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Upgrade consensus hashing to cover more of the state #226

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merged 21 commits into from Jan 4, 2016

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zathras-crypto commented Sep 6, 2015

Note: tests will fail at the moment.

Upgrades the consensus hashing process to include the following data:

  • DEx sell offers
  • DEx accepts
  • MetaDEx trades
  • Crowdsales
  • Property IDs & totals

Also adds support for omnidebug=consensus_hash_every_transaction for more granular consensus hash generation for debugging.

Feedback welcomed :)

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dexX7 commented Sep 6, 2015

Wow, this is cool! And not intrusive (which I like very much!).

I'm wondering: we already include all balances via the tally in the hash, which seems to make the total tokens a duplicated effort? However, I do think we should include the SP ID peeks.

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dexX7 commented Sep 6, 2015

Out of curiousity: if one would have all that data in clear text (i.e. not hashed), would that be sufficient to reconstruct the whole state?

We may also include the exodus_prev.

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zathras-crypto commented Sep 6, 2015

I'm wondering: we already include all balances via the tally in the hash, which seems to make the total tokens a duplicated effort? However, I do think we should include the SP ID peeks.

Yes you're right, good call thanks...

We may also include the exodus_prev.

I'm not sure about this as that's an Omni Core specific variable that's not part of the state. The reason I went with hashing strings in the first place was to enable other implementations/services to generate their own consensus hashes which should match - if we include Omni Core specific data we restrict the scope of use to just Omni Core. The Exodus balance at the time the hash is generated is in with the rest of balances though :)

Out of curiousity: if one would have all that data in clear text (i.e. not hashed), would that be sufficient to reconstruct the whole state?

Not in all things (eg property metadata) but from a math perspective yes I believe that's all you would need to reconstruct the state because we do exactly that (reconstruct a state) when we load a state from persistence, and this is basically the same data.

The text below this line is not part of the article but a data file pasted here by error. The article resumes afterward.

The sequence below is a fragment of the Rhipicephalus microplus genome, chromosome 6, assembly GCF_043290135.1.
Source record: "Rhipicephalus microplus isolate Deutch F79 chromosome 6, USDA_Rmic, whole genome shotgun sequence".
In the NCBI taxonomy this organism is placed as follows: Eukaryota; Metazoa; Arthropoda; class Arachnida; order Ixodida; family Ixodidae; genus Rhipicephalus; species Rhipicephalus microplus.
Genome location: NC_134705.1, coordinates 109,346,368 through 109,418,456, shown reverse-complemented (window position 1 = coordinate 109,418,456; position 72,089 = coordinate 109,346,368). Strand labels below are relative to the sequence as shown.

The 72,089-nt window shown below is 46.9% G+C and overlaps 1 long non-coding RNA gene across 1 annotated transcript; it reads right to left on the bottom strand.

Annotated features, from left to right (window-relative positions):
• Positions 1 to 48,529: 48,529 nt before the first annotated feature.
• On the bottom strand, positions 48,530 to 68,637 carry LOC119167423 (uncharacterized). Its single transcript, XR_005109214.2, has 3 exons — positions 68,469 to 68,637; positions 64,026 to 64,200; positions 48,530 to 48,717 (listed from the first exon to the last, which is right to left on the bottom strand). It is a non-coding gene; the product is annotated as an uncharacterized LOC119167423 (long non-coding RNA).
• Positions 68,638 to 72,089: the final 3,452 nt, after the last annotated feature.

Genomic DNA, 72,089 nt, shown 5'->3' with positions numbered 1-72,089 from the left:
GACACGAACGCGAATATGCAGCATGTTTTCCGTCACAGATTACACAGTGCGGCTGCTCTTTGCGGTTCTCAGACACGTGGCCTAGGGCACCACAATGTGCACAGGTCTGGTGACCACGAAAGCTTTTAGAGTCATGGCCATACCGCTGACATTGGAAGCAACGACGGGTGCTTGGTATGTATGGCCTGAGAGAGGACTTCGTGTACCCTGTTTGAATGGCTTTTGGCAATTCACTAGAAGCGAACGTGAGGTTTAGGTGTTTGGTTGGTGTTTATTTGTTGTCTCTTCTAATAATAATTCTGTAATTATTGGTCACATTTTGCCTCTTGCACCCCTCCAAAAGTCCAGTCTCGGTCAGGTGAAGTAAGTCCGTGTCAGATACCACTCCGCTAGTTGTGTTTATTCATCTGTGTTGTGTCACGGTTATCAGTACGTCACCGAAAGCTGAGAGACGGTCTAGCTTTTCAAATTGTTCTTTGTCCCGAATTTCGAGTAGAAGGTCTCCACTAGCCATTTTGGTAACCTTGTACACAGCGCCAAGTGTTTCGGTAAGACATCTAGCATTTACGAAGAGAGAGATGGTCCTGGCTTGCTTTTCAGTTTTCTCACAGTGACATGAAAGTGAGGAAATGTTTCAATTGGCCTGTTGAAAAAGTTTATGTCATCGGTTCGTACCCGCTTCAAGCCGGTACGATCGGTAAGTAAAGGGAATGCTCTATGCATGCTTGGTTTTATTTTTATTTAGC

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dexX7 commented Sep 6, 2015

I'm not sure about this as that's an Omni Core specific variable that's not part of the state.

That's a very good point. :)

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dexX7 commented Sep 6, 2015

To pick up the discussion via email: at this point the OmniJ consensus checks are mostly nice to have, but the checkpoints are far more powerful. We should make it common practise to verify the checkpoints on multiple plattforms.

At least for me this is a bit time-consuming, due to the extra effort of generating cross plattform binaries and running the synchronization several times. Currently I also have no fully synchronized chain in my OS X VM. Of course, especially we, should setup everything and not complain too much here, but I'm wondering, if we may integrate this directly into the workflow.

We can't use Travis CI for consensus/checkpoint checks, because the build and test environment has no fully synchronized chain, and there is a time limit of 50 minutes per build target, which we'd likely exceed.

So what are the alternatives? We might spin up some AWS instances. I assume EC2 would be the way to go for Linux and Windows? Is there any service that supports OS X?

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dexX7 commented Sep 7, 2015

The unit tests fail, because the mechanism changed. It's more tricky to test now, given that the whole state is included.

Back then, I created them by starting fresh, and doing each step, then took the hash and added the hash in the test. Since we have no good way to change the state arbitrarily (except for balance operations for example), I'm not really sure how to continue from here. But let's try to tackle this step by step:

First, another note:

I'm not sure, if we need to include the reserved balances for DEx offers, because again, we already include balances via the tally hashing.

Further, I'm wondering, whether we should add checks, to ensure no "empty" offers (e.g. MetaDEx) are included in the hash. What do you think? Is this an issue?

Except for the "buyer" of DEx offers and accepts, we always have an object, such as CMPTally, CMPOffer, CMPAccept, CMPCrowd and CMPMetaDEx.

Maybe we can add:

std::string GenerateConsensusString(const CMPTally& obj, const std::string& address, const uint32_t propertyId)
{
    // need to check, whether the tally is "empty" before calling this function!
    // ...